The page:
When Elon Musk first started talking about launching a brain-computer interface company, he made a number of comments that set expectations for what that idea might entail. The company, he said, was motivated by his concerns about AI ending up hostile to humans: providing humans with an interface directly into the AI’s home turf might prevent hostilities from developing.
Musk also suggested that he hoped to avoid any electrodes implanted in the brain, since that might pose a barrier to adoption.
At his recent public launch of the company (since named Neuralink), worries about hostile AIs did get a mention—but only in passing. Instead, we got a detailed technical description of the hardware behind Neuralink’s brain-computer interface, which would rely on surgery and implanted hardware. In the process, Neuralink went from something in the realm of science fiction to a company that would be pushing for an aggressive evolution of existing neural-implant hardware.
Those changes in tone and topic are a sign that Musk has been listening to the people he hired to build Neuralink. So, how precisely is Neuralink pushing the envelope on what we can already do in this space? And does it still veer a bit closer to science fiction in some aspects?
The big picture
Before taking a look at the individual components that Neuralink announced recently, let’s start with an overview of what the company hopes to accomplish technology-wise. The plan is to access the brain via a hole less than eight millimeters across. This small hole would allow Neuralink to implant an even smaller (4mm x 4mm) chip and its associated wiring into the brain. The chip will get power from, and communicates with, some wireless hardware located behind the ear, much like current cochlear implants.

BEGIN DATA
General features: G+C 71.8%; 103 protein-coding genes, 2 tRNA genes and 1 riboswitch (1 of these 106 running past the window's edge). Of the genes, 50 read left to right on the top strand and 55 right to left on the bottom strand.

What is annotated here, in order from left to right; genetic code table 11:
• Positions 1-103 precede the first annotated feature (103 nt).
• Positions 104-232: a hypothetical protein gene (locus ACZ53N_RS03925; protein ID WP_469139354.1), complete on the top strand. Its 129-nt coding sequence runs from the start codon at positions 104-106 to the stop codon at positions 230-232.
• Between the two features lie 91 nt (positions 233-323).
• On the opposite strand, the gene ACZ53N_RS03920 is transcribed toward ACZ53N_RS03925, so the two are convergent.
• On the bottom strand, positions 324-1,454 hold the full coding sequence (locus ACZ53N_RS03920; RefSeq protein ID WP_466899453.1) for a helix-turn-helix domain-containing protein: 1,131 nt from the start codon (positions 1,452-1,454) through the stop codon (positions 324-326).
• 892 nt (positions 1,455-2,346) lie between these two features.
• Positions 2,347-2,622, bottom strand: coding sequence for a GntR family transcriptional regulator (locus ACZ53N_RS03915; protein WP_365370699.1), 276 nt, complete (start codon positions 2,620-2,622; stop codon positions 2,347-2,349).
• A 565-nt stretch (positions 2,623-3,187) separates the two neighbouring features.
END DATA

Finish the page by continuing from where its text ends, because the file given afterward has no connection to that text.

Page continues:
Inside the brain, the chip will be connected to a series of small threads that carry electrodes to the relevant area, where they can listen in on the electrical activity of neurons. These threads will be put in place using a surgical robot, which allows the surgeon to insert them in a manner that avoids damaging blood vessels.
The chip will take the raw readings of neural activity and process them to a very compact form that preserves key information, which will be easier for their wireless hardware to transmit back across the skull. Electrical impulses can also be sent to the neurons via the same electrodes, stimulating brain activity. Musk thinks that it would be safe to insert as many as 10 of these chips into a single brain, though Neuralink will obviously start testing with far fewer.
All of that is an evolution of some of the existing work on brain-computer interfaces. But the details behind some of these features provides a better sense of how Neuralink is pushing the field forward.
The Neuralink introduction included a video of the brain during surgery, revealing how the wrinkly organ constantly shifts with breathing and blood flow. This makes implanting electrodes a challenge, especially since much of the brain is laced with blood vessels that the electrodes could easily puncture. Plus, due to their incredibly small size, the electrodes themselves are susceptible to damage.